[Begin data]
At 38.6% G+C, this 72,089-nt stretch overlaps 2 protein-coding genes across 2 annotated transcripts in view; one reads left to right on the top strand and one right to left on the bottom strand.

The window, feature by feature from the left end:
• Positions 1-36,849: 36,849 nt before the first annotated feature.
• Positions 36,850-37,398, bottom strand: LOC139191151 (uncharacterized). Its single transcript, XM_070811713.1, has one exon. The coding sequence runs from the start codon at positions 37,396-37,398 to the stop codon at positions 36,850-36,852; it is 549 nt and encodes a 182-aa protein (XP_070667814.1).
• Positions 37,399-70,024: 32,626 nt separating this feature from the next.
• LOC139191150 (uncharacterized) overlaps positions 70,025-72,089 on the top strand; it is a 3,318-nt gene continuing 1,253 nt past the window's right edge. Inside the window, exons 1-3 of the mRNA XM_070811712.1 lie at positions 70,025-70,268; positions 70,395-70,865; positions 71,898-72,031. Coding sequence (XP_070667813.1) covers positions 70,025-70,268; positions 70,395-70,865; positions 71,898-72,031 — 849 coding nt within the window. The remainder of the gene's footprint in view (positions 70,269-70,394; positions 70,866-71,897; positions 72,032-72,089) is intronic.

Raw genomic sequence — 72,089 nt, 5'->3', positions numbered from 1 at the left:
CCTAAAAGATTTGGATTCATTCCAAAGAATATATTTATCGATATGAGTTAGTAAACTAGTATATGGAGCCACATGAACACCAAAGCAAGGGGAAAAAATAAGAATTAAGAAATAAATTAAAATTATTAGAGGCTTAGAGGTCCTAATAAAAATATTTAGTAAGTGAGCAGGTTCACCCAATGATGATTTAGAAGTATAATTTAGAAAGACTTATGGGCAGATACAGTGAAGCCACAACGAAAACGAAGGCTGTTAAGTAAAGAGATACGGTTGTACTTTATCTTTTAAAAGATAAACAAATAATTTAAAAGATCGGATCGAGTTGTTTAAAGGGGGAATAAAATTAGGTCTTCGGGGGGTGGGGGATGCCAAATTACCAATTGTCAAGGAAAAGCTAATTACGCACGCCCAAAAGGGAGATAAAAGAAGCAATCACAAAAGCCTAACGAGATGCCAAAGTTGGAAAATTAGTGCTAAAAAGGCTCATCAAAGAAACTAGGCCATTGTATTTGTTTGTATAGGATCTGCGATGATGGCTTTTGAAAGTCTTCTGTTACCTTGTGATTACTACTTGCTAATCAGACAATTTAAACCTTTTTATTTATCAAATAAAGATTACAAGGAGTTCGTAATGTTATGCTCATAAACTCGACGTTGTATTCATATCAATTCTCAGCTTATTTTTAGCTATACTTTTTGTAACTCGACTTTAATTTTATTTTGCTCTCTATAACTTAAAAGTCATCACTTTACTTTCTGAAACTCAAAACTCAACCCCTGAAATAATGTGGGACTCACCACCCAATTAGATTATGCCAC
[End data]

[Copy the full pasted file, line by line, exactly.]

At 38.6% G+C, this 72,089-nt stretch overlaps 2 protein-coding genes across 2 annotated transcripts in view; one reads left to right on the top strand and one right to left on the bottom strand.

The window, feature by feature from the left end:
• Positions 1-36,849: 36,849 nt before the first annotated feature.
• Positions 36,850-37,398, bottom strand: LOC139191151 (uncharacterized). Its single transcript, XM_070811713.1, has one exon. The coding sequence runs from the start codon at positions 37,396-37,398 to the stop codon at positions 36,850-36,852; it is 549 nt and encodes a 182-aa protein (XP_070667814.1).
• Positions 37,399-70,024: 32,626 nt separating this feature from the next.
• LOC139191150 (uncharacterized) overlaps positions 70,025-72,089 on the top strand; it is a 3,318-nt gene continuing 1,253 nt past the window's right edge. Inside the window, exons 1-3 of the mRNA XM_070811712.1 lie at positions 70,025-70,268; positions 70,395-70,865; positions 71,898-72,031. Coding sequence (XP_070667813.1) covers positions 70,025-70,268; positions 70,395-70,865; positions 71,898-72,031 — 849 coding nt within the window. The remainder of the gene's footprint in view (positions 70,269-70,394; positions 70,866-71,897; positions 72,032-72,089) is intronic.

Raw genomic sequence — 72,089 nt, 5'->3', positions numbered from 1 at the left:
CCTAAAAGATTTGGATTCATTCCAAAGAATATATTTATCGATATGAGTTAGTAAACTAGTATATGGAGCCACATGAACACCAAAGCAAGGGGAAAAAATAAGAATTAAGAAATAAATTAAAATTATTAGAGGCTTAGAGGTCCTAATAAAAATATTTAGTAAGTGAGCAGGTTCACCCAATGATGATTTAGAAGTATAATTTAGAAAGACTTATGGGCAGATACAGTGAAGCCACAACGAAAACGAAGGCTGTTAAGTAAAGAGATACGGTTGTACTTTATCTTTTAAAAGATAAACAAATAATTTAAAAGATCGGATCGAGTTGTTTAAAGGGGGAATAAAATTAGGTCTTCGGGGGGTGGGGGATGCCAAATTACCAATTGTCAAGGAAAAGCTAATTACGCACGCCCAAAAGGGAGATAAAAGAAGCAATCACAAAAGCCTAACGAGATGCCAAAGTTGGAAAATTAGTGCTAAAAAGGCTCATCAAAGAAACTAGGCCATTGTATTTGTTTGTATAGGATCTGCGATGATGGCTTTTGAAAGTCTTCTGTTACCTTGTGATTACTACTTGCTAATCAGACAATTTAAACCTTTTTATTTATCAAATAAAGATTACAAGGAGTTCGTAATGTTATGCTCATAAACTCGACGTTGTATTCATATCAATTCTCAGCTTATTTTTAGCTATACTTTTTGTAACTCGACTTTAATTTTATTTTGCTCTCTATAACTTAAAAGTCATCACTTTACTTTCTGAAACTCAAAACTCAACCCCTGAAATAATGTGGGACTCACCACCCAATTAGATTATGCCAC